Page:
Trillium Book Awards Author Reading 2015

The Branding Checklist, Part 2

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The Branding Checklist, Part 2

By Lucy Leiderman

The Long Haul is a monthly column by Lucy Leiderman, the author of the forthcoming book A Past Life, the first book in a young adult trilogy published by Dundurn Press.


Part 2: Web Presence

Maybe you want to be writer. Or maybe your dream is to land a job as a literary agent or editor. Whatever your aspirations, chances are that your success hinges on someone somewhere noticing your many letters/emails and deciding to take a chance on you. The arts have always been a competitive business, but getting a foot through the door is probably tougher now than ever before. Luckily, handy things exist that can help you create a brand out of yourself to get yourself noticed and look professional.

While the first part of the Branding Checklist focused on social media, this portion focuses on web presence. For most people, having a web presence is synonymous with social media. But there’s more to it than that. Anyone active on the Internet has probably already figured out that marketing yourself is just as important as marketing your product, skills or other offerings. So what other channels can you use to get your message out there?

The Website

Do you need a website? I always say yes. If the Internet is like one big community board, then having a website is a great way to make sure your advertisement is always up. It’s a permanent business card and a promotional tool. It’s also not as expensive as you may think. A website can cost you nothing, actually. There are tons of tools to help you build complete websites for free, like Weebly, while other tools exist to give you a single, compact page you can direct people to, like About.me.

The standard rules apply when creating a website: be professional and don’t post anything you don’t want the entire world to see. Simple etiquette includes not taking content from other sites and posting it as your own (whether intentionally or not), saying thanks to anyone who mentions your website online and posting only appropriate pictures.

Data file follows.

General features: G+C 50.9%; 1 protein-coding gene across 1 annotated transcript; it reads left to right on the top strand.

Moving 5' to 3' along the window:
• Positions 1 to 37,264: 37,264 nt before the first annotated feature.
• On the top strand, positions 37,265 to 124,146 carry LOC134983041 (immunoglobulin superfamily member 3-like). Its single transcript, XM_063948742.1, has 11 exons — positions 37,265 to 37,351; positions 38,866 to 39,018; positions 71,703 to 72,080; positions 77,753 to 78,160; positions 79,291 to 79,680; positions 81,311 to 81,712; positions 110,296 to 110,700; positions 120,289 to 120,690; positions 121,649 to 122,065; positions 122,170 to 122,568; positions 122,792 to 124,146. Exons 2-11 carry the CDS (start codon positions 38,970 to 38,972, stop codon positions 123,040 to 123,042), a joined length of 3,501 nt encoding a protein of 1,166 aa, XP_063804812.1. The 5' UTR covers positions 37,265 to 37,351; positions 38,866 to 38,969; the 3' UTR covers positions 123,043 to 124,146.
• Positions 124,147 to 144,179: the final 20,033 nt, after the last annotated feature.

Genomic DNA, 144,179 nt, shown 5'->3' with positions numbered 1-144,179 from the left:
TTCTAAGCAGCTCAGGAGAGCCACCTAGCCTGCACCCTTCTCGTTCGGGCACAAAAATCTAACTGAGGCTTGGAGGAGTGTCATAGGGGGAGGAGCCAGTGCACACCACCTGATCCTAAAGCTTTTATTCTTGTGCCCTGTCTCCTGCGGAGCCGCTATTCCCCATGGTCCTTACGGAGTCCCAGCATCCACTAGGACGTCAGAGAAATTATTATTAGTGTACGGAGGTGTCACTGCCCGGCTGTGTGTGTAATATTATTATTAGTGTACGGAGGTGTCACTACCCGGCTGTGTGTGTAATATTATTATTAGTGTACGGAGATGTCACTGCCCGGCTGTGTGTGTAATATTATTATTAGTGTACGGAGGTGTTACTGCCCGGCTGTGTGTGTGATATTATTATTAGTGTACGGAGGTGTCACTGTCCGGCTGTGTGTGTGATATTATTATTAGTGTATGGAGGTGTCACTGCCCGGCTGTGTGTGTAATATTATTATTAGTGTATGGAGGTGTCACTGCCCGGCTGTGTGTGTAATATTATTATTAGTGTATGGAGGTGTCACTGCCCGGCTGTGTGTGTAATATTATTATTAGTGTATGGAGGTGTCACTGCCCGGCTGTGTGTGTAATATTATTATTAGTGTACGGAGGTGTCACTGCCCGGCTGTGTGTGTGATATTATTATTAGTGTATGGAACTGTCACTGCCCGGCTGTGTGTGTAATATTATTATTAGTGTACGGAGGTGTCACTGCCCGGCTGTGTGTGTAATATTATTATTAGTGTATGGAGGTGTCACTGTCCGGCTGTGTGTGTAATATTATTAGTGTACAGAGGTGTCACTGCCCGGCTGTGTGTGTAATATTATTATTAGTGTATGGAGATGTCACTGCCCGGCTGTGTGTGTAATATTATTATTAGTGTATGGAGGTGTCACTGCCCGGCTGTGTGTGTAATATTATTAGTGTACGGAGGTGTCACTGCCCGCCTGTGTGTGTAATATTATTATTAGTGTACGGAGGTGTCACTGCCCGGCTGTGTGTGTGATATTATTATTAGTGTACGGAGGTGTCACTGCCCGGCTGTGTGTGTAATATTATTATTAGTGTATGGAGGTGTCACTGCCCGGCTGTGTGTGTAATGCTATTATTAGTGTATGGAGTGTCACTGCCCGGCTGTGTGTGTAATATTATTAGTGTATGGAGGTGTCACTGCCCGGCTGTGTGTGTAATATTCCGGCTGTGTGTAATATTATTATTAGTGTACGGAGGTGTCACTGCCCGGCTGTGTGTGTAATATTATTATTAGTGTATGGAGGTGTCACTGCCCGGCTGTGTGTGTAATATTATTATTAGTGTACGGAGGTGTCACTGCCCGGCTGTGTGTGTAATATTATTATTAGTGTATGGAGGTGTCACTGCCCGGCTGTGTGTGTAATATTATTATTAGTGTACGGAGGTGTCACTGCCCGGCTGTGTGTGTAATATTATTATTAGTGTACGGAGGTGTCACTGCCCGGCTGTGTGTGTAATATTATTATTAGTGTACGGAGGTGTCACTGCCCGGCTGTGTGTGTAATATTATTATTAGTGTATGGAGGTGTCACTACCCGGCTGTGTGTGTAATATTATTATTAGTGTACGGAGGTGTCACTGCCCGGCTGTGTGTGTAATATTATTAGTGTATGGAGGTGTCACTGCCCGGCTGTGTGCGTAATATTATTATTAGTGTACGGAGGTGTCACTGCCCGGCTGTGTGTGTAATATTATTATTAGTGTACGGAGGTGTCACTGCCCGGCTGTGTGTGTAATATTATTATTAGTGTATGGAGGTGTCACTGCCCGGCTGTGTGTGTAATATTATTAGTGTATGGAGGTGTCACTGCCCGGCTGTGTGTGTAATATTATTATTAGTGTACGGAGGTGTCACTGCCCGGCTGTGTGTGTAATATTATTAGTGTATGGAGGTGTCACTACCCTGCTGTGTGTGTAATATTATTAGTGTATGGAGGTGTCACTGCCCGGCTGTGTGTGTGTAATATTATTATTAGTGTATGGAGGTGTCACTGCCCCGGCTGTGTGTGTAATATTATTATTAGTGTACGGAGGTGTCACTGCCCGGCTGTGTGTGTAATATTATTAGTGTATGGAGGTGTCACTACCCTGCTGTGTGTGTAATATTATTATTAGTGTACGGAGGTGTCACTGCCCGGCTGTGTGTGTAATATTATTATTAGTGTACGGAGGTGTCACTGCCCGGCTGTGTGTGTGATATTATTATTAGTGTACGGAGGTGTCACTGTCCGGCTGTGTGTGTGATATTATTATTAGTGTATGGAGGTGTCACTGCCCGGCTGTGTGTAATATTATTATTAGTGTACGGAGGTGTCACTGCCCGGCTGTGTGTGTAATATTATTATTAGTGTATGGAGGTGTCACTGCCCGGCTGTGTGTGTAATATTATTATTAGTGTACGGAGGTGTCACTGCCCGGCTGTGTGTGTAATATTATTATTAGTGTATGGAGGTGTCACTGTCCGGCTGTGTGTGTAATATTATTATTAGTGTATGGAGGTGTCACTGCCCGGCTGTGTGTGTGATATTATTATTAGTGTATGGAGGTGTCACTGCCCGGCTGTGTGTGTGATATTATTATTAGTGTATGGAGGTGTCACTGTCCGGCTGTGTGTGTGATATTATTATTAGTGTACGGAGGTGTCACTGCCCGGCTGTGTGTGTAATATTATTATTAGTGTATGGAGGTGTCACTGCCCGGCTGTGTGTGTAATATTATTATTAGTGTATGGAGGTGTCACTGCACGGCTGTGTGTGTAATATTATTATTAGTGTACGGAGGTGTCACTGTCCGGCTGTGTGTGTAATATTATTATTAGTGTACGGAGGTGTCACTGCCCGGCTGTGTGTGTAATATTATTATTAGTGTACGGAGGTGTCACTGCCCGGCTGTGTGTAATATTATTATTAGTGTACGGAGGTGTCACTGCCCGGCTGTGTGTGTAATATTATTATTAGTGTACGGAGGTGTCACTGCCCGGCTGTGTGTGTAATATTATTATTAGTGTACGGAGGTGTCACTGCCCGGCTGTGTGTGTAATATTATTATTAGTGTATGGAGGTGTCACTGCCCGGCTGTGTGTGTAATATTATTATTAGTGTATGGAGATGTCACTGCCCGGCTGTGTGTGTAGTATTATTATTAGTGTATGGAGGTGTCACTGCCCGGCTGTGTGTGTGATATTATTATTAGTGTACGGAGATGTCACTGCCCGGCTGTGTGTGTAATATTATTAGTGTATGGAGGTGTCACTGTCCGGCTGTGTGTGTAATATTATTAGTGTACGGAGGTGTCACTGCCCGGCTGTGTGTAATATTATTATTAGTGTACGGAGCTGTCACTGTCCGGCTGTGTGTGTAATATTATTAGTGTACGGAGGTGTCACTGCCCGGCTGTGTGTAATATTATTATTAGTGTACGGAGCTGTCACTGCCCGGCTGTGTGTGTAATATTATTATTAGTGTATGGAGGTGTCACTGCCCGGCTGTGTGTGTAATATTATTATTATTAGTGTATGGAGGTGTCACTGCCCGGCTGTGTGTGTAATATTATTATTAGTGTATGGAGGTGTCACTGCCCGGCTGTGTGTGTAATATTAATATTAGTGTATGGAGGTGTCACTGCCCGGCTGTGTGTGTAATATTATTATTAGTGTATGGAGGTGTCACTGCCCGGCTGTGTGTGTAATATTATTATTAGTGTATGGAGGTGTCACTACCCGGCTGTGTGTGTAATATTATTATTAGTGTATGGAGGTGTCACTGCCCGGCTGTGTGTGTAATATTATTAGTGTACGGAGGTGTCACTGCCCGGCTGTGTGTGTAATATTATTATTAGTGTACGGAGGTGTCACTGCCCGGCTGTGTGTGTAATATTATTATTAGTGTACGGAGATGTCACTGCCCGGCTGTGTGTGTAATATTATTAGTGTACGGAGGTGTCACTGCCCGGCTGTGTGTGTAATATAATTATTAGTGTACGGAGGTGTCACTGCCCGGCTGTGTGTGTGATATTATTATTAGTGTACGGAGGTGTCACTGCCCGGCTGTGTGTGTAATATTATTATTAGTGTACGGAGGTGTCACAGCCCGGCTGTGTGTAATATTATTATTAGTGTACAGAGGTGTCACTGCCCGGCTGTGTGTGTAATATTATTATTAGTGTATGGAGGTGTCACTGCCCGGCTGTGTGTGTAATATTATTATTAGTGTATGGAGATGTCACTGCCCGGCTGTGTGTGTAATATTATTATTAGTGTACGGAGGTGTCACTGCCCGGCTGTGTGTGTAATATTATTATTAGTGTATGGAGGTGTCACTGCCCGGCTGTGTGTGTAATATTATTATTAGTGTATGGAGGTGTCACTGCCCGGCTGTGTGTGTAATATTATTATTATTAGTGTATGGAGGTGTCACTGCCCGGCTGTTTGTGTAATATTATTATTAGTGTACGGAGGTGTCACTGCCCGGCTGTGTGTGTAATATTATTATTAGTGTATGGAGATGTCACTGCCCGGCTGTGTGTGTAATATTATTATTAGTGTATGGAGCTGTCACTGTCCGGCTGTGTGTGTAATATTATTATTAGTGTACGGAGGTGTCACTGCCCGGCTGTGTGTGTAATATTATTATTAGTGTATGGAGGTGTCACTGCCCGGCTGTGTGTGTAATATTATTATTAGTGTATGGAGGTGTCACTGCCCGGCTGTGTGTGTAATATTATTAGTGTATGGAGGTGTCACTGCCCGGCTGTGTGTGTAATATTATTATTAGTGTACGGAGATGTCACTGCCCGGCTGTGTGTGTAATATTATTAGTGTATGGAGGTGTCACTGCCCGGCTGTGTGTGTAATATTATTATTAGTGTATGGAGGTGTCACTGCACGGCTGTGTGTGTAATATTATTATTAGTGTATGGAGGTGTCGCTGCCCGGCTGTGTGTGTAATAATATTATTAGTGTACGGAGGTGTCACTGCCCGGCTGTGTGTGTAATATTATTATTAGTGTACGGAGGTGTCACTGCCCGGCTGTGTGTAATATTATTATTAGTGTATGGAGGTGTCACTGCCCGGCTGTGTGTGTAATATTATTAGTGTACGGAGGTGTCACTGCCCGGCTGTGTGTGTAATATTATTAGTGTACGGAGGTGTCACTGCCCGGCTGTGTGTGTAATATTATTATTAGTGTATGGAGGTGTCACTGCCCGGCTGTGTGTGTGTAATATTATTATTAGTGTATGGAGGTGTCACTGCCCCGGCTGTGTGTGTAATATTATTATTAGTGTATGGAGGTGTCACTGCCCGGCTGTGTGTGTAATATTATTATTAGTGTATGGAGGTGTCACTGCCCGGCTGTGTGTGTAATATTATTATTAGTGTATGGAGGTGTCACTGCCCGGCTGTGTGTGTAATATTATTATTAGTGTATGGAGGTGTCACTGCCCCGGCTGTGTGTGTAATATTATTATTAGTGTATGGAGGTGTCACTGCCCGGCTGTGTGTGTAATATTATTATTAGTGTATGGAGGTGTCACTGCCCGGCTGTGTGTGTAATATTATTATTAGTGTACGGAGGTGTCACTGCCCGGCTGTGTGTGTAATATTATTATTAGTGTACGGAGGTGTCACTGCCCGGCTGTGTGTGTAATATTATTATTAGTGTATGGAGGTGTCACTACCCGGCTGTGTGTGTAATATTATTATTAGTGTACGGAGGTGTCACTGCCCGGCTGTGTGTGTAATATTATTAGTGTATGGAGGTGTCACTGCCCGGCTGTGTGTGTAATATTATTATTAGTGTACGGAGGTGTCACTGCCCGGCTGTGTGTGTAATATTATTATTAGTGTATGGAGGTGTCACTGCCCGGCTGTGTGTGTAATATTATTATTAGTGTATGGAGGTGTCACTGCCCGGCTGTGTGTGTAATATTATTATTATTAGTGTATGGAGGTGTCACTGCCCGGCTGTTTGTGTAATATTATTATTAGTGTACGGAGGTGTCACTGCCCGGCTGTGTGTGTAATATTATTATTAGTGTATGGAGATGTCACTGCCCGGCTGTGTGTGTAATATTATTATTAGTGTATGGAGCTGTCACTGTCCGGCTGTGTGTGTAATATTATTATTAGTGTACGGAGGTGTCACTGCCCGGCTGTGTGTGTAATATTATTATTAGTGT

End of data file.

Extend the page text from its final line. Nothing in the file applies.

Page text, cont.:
How do you track if people are coming to your website? Free tools like Google Analytics show you not only who is coming to your site, but also who is leaving it, after how long and from which country. The Internet is pretty great.

A Blog

What’s the difference between a website and a blog? Well, on a blog, you’re expected to post something new on a regular basis. A blog also lets you interact with other bloggers — something you can’t do on a website. There are lots of free blog resources, including Blogger and WordPress.

Like social media, blogging is really an exercise of “you get what you give.” When you list other people’s blogs on your blog and comment on their content, you’ll usually reap the rewards. But beware! I often advise clients that having an ill-kept blog is worse than having no blog at all. You don’t want people to search for you only to see you have a vague online presence on Blogger from two years ago. A blog is kind of like a Tamagotchi pet — you have to take good care of it for it to grow.

Forums

These are my favourite. I love interacting with people on forums because you get instant replies at all hours of the day and night. But again, beware! Sometimes walking into a forum is like stepping into a shark tank. Not all forums are nice, and not all users want to help. Always make sure to read forum guidelines and participate in a few threads before creating your own. When you do create your own, it can be a great way to get conversation going.

Forums exist for all kinds of topics — from being a writer to fixing your computer to being new in town. A lot of forum groups now include a physical aspect, offering meetups where like-minded individuals can get together and converse in person. You can learn more at www.meetup.com.

Collab Sites

I don’t know if that’s what these sites are actually called, but I call them collab sites because they are websites focused on collaboration. For authors, there are lots of outlets that let peers criticize, promote and comment on your work. You can upload parts of or your entire story and get reviews, tips and suggestions from other authors. HarperCollins runs one of these called authonomy, but there are many others, including Figment and Wattpad.

These sites usually feature a forum and allow you to link back to your site or social media so that you can promote yourself and your work. Win-win.

If you want to get into book rating or promoting, Goodreads allows you to build a following based on your reviews (as do Amazon and other booksellers).

The Internet provides lots of information and opportunity. Don’t shy away and don’t forget to take your time. Great sites aren’t built in a day, and (usually) neither are reputations. Do your research, think ahead and feel free to utilize all that the web has to offer.


Lucy Leiderman is a person interested in far too many things. She writes about getting inspired, writing and trying to get published. She likes to compare the whole murky process to the swamp planet of Dagobah. She also likes to make pop culture references. Lucy is the author of the upcoming book A Past Life (Dundurn Press). Follow her on Twitter via @lucyleid.

Want more writing and publishing tips? Visit Open Book's archives for more articles by Lucy Leiderman.

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